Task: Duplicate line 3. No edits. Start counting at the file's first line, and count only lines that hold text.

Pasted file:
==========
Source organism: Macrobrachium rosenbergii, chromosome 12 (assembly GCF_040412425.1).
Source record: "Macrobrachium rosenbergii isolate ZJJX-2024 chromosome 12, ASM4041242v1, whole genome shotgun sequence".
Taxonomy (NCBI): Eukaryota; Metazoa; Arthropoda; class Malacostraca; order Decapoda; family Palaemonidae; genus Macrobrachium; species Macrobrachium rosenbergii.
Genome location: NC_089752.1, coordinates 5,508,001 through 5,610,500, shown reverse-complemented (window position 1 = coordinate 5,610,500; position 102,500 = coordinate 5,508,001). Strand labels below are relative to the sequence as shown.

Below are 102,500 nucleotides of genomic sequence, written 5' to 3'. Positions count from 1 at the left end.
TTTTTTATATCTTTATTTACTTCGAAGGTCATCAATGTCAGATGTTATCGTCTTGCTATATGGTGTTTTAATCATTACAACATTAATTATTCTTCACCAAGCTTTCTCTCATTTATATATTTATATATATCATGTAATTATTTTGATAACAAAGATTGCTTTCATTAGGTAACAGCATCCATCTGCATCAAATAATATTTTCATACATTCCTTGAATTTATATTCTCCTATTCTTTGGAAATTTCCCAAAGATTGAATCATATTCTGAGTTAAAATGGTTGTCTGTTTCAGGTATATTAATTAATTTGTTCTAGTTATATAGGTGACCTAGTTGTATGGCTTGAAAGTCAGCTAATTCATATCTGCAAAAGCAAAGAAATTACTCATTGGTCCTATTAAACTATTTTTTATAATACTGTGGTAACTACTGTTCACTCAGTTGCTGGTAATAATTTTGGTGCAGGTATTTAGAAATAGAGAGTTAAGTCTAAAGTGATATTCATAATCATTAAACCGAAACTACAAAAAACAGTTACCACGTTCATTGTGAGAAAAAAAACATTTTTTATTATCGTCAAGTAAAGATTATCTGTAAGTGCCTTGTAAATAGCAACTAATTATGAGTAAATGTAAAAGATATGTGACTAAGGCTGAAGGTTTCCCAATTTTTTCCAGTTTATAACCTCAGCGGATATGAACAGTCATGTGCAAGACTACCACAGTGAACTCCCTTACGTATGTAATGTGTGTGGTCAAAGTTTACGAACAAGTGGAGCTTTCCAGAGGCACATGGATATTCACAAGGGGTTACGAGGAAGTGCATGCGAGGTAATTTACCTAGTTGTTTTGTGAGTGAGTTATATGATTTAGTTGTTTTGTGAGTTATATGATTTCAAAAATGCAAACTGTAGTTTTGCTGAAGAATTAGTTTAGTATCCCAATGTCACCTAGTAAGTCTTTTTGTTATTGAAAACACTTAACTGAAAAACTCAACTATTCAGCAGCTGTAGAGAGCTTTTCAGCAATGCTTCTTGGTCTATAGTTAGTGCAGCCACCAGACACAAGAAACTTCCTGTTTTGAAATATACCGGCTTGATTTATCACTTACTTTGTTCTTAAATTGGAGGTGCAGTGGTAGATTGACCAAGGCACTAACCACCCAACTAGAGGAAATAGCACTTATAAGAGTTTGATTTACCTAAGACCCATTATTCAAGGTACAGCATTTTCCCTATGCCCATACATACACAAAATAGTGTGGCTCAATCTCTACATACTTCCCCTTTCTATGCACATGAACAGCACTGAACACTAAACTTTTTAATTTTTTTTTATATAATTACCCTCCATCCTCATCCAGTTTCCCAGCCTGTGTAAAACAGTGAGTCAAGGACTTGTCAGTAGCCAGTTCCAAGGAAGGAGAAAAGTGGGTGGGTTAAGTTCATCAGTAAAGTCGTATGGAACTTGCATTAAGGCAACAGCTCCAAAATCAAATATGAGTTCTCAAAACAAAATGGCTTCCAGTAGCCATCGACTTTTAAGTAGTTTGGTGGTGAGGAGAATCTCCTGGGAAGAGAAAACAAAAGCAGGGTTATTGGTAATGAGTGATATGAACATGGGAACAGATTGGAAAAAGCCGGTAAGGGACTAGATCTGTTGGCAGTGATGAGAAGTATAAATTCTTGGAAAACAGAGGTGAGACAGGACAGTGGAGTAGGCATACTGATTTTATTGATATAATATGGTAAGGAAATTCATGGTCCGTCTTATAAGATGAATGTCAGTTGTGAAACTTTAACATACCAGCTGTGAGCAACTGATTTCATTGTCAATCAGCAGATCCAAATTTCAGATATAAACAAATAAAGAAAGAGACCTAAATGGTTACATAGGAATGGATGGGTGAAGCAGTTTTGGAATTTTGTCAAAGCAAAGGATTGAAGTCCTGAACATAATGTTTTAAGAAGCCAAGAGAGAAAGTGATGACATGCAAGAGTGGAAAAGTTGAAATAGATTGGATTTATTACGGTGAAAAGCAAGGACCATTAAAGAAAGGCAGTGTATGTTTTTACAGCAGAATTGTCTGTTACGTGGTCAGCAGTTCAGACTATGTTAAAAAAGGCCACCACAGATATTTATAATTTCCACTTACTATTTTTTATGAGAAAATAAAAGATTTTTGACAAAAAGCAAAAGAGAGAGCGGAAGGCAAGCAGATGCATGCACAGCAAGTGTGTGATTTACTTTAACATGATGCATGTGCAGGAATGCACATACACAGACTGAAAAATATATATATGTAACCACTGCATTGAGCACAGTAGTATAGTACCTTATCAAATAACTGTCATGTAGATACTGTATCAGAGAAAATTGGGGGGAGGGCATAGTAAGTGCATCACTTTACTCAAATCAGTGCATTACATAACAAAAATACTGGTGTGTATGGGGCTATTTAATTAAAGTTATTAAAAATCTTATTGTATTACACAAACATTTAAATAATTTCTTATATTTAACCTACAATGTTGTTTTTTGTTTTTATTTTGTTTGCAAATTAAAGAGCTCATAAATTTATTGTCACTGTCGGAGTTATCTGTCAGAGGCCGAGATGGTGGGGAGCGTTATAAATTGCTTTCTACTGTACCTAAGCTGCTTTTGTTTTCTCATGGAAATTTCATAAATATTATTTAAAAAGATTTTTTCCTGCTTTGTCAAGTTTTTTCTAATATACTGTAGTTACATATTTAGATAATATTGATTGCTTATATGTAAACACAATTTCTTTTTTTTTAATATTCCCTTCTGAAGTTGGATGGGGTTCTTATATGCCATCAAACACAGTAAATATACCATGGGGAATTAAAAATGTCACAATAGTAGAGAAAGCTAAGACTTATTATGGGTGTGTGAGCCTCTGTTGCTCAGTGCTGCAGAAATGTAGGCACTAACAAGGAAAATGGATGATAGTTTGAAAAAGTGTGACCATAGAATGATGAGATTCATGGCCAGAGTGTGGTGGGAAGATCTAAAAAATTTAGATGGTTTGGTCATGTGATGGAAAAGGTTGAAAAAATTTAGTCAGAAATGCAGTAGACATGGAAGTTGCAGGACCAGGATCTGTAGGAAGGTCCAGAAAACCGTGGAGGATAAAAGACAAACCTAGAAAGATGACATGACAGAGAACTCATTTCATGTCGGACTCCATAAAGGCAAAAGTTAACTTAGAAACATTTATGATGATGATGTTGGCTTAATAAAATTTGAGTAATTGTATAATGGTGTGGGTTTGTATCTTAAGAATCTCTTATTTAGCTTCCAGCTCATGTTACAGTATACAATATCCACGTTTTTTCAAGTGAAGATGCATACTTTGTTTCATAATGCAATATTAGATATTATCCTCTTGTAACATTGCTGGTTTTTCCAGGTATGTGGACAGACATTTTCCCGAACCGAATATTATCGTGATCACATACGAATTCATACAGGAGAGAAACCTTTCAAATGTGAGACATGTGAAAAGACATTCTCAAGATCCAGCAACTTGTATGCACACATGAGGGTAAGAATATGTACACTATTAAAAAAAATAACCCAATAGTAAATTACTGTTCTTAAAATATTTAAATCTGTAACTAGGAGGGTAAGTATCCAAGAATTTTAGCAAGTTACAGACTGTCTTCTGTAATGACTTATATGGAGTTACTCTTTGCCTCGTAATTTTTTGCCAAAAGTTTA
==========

Taxonomy (NCBI): Eukaryota; Metazoa; Arthropoda; class Malacostraca; order Decapoda; family Palaemonidae; genus Macrobrachium; species Macrobrachium rosenbergii.